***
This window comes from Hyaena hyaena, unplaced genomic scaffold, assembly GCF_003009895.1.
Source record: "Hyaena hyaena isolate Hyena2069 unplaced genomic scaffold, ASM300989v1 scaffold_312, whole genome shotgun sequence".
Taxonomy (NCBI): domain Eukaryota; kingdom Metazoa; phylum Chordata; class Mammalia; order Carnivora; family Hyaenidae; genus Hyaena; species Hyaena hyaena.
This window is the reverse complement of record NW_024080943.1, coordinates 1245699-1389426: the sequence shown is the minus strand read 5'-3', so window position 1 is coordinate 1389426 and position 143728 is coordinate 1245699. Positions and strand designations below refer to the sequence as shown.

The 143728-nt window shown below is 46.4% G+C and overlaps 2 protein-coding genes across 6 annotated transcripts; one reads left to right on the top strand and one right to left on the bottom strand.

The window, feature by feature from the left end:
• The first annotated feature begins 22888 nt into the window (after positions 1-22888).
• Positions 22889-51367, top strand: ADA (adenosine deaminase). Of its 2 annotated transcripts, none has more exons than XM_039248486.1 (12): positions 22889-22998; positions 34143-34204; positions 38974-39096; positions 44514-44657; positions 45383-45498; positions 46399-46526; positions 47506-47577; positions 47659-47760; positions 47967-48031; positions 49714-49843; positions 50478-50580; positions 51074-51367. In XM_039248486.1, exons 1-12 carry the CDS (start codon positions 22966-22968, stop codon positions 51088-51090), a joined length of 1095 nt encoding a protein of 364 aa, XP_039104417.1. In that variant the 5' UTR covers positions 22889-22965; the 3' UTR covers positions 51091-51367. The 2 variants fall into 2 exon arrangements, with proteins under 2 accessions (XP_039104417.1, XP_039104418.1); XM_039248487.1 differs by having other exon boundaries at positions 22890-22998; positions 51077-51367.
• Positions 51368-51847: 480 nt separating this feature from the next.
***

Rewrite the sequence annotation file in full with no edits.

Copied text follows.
This window comes from Hyaena hyaena, unplaced genomic scaffold, assembly GCF_003009895.1.
Source record: "Hyaena hyaena isolate Hyena2069 unplaced genomic scaffold, ASM300989v1 scaffold_312, whole genome shotgun sequence".
Taxonomy (NCBI): domain Eukaryota; kingdom Metazoa; phylum Chordata; class Mammalia; order Carnivora; family Hyaenidae; genus Hyaena; species Hyaena hyaena.
This window is the reverse complement of record NW_024080943.1, coordinates 1245699-1389426: the sequence shown is the minus strand read 5'-3', so window position 1 is coordinate 1389426 and position 143728 is coordinate 1245699. Positions and strand designations below refer to the sequence as shown.

The 143728-nt window shown below is 46.4% G+C and overlaps 2 protein-coding genes across 6 annotated transcripts; one reads left to right on the top strand and one right to left on the bottom strand.

The window, feature by feature from the left end:
• The first annotated feature begins 22888 nt into the window (after positions 1-22888).
• Positions 22889-51367, top strand: ADA (adenosine deaminase). Of its 2 annotated transcripts, none has more exons than XM_039248486.1 (12): positions 22889-22998; positions 34143-34204; positions 38974-39096; positions 44514-44657; positions 45383-45498; positions 46399-46526; positions 47506-47577; positions 47659-47760; positions 47967-48031; positions 49714-49843; positions 50478-50580; positions 51074-51367. In XM_039248486.1, exons 1-12 carry the CDS (start codon positions 22966-22968, stop codon positions 51088-51090), a joined length of 1095 nt encoding a protein of 364 aa, XP_039104417.1. In that variant the 5' UTR covers positions 22889-22965; the 3' UTR covers positions 51091-51367. The 2 variants fall into 2 exon arrangements, with proteins under 2 accessions (XP_039104417.1, XP_039104418.1); XM_039248487.1 differs by having other exon boundaries at positions 22890-22998; positions 51077-51367.
• Positions 51368-51847: 480 nt separating this feature from the next.